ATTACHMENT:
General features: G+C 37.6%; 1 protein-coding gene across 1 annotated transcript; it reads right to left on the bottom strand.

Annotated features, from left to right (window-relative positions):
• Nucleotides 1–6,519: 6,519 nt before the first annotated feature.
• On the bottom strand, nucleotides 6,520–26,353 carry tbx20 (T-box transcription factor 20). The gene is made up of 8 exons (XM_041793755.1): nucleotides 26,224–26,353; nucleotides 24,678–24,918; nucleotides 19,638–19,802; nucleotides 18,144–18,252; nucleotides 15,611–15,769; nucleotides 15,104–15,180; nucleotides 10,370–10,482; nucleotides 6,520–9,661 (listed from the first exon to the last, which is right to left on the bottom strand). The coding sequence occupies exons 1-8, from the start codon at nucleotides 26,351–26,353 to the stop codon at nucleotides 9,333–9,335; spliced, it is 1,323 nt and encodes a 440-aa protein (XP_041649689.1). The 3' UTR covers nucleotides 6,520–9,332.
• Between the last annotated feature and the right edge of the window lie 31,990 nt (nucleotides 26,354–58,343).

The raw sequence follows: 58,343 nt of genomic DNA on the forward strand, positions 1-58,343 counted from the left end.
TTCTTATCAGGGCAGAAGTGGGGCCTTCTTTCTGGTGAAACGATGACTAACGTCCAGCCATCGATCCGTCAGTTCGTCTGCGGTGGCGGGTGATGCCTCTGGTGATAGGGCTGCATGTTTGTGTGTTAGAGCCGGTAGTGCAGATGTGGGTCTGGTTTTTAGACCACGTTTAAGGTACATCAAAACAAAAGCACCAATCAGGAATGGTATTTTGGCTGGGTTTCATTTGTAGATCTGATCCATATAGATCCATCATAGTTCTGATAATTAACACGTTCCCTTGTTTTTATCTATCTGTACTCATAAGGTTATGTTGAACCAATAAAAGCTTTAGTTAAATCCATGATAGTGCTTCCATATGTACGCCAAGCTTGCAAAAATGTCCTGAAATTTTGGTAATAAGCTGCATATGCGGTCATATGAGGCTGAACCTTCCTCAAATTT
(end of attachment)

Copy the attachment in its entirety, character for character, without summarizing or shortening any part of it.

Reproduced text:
General features: G+C 37.6%; 1 protein-coding gene across 1 annotated transcript; it reads right to left on the bottom strand.

Annotated features, from left to right (window-relative positions):
• Nucleotides 1–6,519: 6,519 nt before the first annotated feature.
• On the bottom strand, nucleotides 6,520–26,353 carry tbx20 (T-box transcription factor 20). The gene is made up of 8 exons (XM_041793755.1): nucleotides 26,224–26,353; nucleotides 24,678–24,918; nucleotides 19,638–19,802; nucleotides 18,144–18,252; nucleotides 15,611–15,769; nucleotides 15,104–15,180; nucleotides 10,370–10,482; nucleotides 6,520–9,661 (listed from the first exon to the last, which is right to left on the bottom strand). The coding sequence occupies exons 1-8, from the start codon at nucleotides 26,351–26,353 to the stop codon at nucleotides 9,333–9,335; spliced, it is 1,323 nt and encodes a 440-aa protein (XP_041649689.1). The 3' UTR covers nucleotides 6,520–9,332.
• Between the last annotated feature and the right edge of the window lie 31,990 nt (nucleotides 26,354–58,343).

The raw sequence follows: 58,343 nt of genomic DNA on the forward strand, positions 1-58,343 counted from the left end.
TTCTTATCAGGGCAGAAGTGGGGCCTTCTTTCTGGTGAAACGATGACTAACGTCCAGCCATCGATCCGTCAGTTCGTCTGCGGTGGCGGGTGATGCCTCTGGTGATAGGGCTGCATGTTTGTGTGTTAGAGCCGGTAGTGCAGATGTGGGTCTGGTTTTTAGACCACGTTTAAGGTACATCAAAACAAAAGCACCAATCAGGAATGGTATTTTGGCTGGGTTTCATTTGTAGATCTGATCCATATAGATCCATCATAGTTCTGATAATTAACACGTTCCCTTGTTTTTATCTATCTGTACTCATAAGGTTATGTTGAACCAATAAAAGCTTTAGTTAAATCCATGATAGTGCTTCCATATGTACGCCAAGCTTGCAAAAATGTCCTGAAATTTTGGTAATAAGCTGCATATGCGGTCATATGAGGCTGAACCTTCCTCAAATTT